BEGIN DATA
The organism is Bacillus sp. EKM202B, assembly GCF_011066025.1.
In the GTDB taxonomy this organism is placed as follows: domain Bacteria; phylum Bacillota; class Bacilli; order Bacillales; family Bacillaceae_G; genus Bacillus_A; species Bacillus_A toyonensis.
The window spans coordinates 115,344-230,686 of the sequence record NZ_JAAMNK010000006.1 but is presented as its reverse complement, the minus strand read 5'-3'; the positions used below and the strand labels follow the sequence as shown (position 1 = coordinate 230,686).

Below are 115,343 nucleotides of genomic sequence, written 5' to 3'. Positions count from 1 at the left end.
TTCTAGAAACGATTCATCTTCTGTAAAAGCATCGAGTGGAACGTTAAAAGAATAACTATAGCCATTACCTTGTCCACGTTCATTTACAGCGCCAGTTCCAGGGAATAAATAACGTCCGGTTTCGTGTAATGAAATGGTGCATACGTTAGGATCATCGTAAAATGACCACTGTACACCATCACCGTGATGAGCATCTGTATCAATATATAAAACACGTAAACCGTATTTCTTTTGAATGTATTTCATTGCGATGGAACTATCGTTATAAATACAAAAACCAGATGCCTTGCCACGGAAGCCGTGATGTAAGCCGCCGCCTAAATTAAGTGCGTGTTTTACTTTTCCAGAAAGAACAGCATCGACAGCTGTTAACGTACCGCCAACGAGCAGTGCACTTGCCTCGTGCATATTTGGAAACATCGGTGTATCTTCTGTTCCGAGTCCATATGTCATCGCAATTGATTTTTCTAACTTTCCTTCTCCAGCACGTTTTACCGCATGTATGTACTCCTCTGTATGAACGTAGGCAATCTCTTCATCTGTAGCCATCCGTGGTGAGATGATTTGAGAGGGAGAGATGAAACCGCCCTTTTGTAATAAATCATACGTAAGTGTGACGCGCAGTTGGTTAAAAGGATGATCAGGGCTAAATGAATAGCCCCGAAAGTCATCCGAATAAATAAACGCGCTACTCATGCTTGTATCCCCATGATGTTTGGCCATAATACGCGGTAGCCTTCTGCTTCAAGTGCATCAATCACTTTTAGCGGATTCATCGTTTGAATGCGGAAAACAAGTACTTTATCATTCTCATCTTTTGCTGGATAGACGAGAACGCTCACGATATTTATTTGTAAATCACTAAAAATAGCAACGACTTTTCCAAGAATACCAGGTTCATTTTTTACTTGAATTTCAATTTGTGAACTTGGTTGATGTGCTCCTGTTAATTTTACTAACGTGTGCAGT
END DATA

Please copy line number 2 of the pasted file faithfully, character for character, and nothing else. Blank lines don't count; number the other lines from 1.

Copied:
In the GTDB taxonomy this organism is placed as follows: domain Bacteria; phylum Bacillota; class Bacilli; order Bacillales; family Bacillaceae_G; genus Bacillus_A; species Bacillus_A toyonensis.